It would seem it is time to lay down my arms. I have discussed five Polymorphia versions recorded on CD and one live performance. I am afraid I appear stubbornly contradicted: it seems like I look for a mix of temper and fluidity of Cracow Orchestra under Markowski with the selective mastering exposing structural and timbral multithreading of the masterpiece. But in postproduction, neither immanent roughness of the instruments nor narrative coherence of the composition should be disturbed. And as the devil might shun the holy water, thus the ideal version has to avoid simplifying unambiguity, because that would hinder the full atmospheric potential, vaguely marked only in Slatkin’s version. As for the performers, they cannot be too cautious and too expressive, because when the passion becomes the objective, the result is grotesque. 

Is it possible? The mere fact that such a version can be described suggests it can exist. Luckily, further presumptions are not necessary, because Antoni Wit with Warsaw Orchestra did it all. 

Generally, my opinion considering recorded Penderecki’s music performances (composed before 1971) conducted by Wit and published by Naxos is ambivalent. It ranges from admiration through moderate acceptance to fierce opposition. But with this Polymorphia version, Antoni Wit did Polish culture a big favor. 

Grigor Leslie (Gerry Jablonski & the electric band) once said: ‘even when you are operating within a certain framework there is a space to express what matters. Because we certainly prepare our songs, practice, and work on them, but the thing is, during the show it all should sound like we have just met and played the first sounds that came to our minds. That is the secret.’ These words are appropriate in the context of the crucial for this article version of Polymorphia because every time I start listening to it, after the first few notes I feel like I have never heard it before. Commencing low tones work according to acoustics saying: FROM THE BOTTOM. When the earth beneath our feet shakes, we feel it with our whole body but can still see all the beauty surrounding us. In real life, such an earthquake forebodes nothing good. In music, it is the other way round.

One of those earthquakes comes in a weave of those (recklessly!) shivering, wide lows with vibrating diversity of the upper level. It keeps jumping on a massive dark magma like a water strider on the surface of the lake. This insect is pretty small and harmless – but if we enlarge it to the size of a marten, give it a bit of marten temper and then imagine there are tens of such beings – now we get an illustration of the way the high-frequency sounds are penetrating boiling horizon of bass tones’ blackness.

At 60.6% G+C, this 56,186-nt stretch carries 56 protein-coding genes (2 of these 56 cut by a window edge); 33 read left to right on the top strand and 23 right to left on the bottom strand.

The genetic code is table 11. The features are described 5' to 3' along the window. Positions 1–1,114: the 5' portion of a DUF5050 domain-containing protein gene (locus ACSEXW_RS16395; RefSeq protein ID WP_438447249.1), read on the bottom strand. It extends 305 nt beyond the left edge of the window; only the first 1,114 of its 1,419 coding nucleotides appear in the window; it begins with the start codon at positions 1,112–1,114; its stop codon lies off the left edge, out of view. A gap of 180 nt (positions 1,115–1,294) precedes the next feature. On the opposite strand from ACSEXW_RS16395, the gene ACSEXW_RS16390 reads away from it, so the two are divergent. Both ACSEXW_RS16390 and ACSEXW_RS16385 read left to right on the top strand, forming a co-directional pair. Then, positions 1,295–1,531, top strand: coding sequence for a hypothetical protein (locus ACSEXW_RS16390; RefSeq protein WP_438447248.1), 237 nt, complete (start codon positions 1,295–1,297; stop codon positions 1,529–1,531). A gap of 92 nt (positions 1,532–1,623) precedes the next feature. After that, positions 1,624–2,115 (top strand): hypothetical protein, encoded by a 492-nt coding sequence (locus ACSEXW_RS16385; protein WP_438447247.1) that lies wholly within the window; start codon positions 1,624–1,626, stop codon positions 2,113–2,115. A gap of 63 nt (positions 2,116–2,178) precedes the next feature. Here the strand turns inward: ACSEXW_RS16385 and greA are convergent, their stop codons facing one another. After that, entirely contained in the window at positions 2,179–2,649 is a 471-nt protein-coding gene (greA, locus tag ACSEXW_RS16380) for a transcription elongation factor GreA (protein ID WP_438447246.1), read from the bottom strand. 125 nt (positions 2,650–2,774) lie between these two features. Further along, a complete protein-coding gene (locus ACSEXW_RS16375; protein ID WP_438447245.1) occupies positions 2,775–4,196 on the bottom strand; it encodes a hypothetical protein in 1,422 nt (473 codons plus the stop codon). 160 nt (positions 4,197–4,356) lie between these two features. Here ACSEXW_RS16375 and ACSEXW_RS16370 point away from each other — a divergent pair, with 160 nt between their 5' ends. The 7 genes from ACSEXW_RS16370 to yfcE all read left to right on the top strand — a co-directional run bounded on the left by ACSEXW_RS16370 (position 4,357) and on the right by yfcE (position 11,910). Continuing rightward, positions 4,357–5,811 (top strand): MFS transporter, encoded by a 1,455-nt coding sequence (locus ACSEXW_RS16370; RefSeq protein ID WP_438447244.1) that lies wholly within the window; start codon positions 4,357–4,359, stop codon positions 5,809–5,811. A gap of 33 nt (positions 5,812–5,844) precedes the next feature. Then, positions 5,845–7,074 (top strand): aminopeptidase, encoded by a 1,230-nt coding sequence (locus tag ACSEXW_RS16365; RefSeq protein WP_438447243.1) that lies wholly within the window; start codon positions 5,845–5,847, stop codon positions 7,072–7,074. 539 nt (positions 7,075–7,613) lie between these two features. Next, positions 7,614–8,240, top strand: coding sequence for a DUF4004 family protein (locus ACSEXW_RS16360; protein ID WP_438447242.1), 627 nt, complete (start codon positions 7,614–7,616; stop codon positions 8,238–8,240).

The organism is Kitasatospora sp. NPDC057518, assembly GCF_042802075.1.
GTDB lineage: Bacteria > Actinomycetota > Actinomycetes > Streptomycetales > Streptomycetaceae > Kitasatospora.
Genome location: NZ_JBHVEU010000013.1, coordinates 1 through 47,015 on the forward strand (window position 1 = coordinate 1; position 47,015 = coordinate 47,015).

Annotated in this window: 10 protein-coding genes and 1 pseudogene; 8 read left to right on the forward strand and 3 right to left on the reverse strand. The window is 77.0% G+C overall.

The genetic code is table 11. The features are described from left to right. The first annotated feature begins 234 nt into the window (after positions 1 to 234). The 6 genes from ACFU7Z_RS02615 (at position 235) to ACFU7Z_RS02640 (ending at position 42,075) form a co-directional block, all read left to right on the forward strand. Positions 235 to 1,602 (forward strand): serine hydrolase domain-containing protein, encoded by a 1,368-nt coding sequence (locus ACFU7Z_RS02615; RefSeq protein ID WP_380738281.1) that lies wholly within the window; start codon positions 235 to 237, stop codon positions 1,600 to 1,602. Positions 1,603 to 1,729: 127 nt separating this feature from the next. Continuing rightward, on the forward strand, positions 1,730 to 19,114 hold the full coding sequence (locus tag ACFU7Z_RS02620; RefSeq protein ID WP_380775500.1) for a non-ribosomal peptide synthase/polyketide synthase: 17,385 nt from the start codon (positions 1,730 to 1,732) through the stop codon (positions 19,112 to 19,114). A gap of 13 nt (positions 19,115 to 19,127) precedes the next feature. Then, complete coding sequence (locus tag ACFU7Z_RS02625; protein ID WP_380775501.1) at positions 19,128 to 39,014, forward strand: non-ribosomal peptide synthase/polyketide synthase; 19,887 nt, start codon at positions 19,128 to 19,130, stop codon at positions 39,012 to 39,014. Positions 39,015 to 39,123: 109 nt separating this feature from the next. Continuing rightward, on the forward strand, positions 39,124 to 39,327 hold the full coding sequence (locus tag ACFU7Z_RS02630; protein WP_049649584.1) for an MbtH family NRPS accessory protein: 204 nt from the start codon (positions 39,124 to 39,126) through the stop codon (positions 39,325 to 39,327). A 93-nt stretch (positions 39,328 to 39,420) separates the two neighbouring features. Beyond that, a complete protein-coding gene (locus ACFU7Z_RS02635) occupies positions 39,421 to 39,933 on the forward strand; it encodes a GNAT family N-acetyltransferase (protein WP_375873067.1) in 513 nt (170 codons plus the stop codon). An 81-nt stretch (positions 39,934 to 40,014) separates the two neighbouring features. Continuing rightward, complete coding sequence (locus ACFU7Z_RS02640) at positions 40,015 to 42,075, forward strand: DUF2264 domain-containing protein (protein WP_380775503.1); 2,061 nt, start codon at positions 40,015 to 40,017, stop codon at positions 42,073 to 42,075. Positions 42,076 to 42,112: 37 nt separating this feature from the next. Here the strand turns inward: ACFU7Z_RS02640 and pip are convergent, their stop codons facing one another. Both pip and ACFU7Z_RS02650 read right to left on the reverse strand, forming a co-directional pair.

I should mention the atmosphere of this version: moving clouded severity, reminding me of walking in a damp cave with no artificial light. The corridors are going in many different ways, but we are consistently choosing only one. Normally before the seventh minute of our walk, we would meet a fault that should make us stop and go through a footbridge – in other words, the situation becomes complicated. But Antoni Wit neither gave us an additional rock to go on nor disrupted the fluidity of our walk. He emphasized the sharpness of chosen stalactites and stalagmites. Some of them were shown to us longer and thus are perceived differently. We can admire previously unknown sharp and thick columns. How various and striking were the dripstone draperies and cascades in the end! And what is important, by wrapping and dragging out some sounds, the conductor and musicians did not make them soft, and by making the narration more coherent did not let go of the crucial energy-generating resilience.  

Once, I read that in Elżbieta Penderecka’s opinion, when you do not know any work of Penderecki, it is good to listen to Polymorphia first. I used to turn my nose up to that, but today I would only add hissing: but only the version conducted by Wit! 

In the end, can the question: how, after six decades, does Polymorphia keep up with the times be answered? Well, the version conducted by Antoni Wit brings tears into my eyes – what may be more up-to-date than such emotion?


Postscriptum: for the inquisitive, I will add that the picture shows the map of The Bear Cave (Kletno, Poland) with the elements from the you-know-which score. 


1. Maria Kalota-Szymańska, Światło w ciemnościach (Wspomnienie o profesorze Henryku Elzenbergu), w: „Studia Filozoficzne” 1986, nr 12, s.130.

2. Henryk Elzenberg, Kłopot z istnieniem. Aforyzmy w porządku czasu, Toruń 2002, s. 78.

3. Maciej Geming, O muzyce się nie gada. Poznań 2018, s. 153.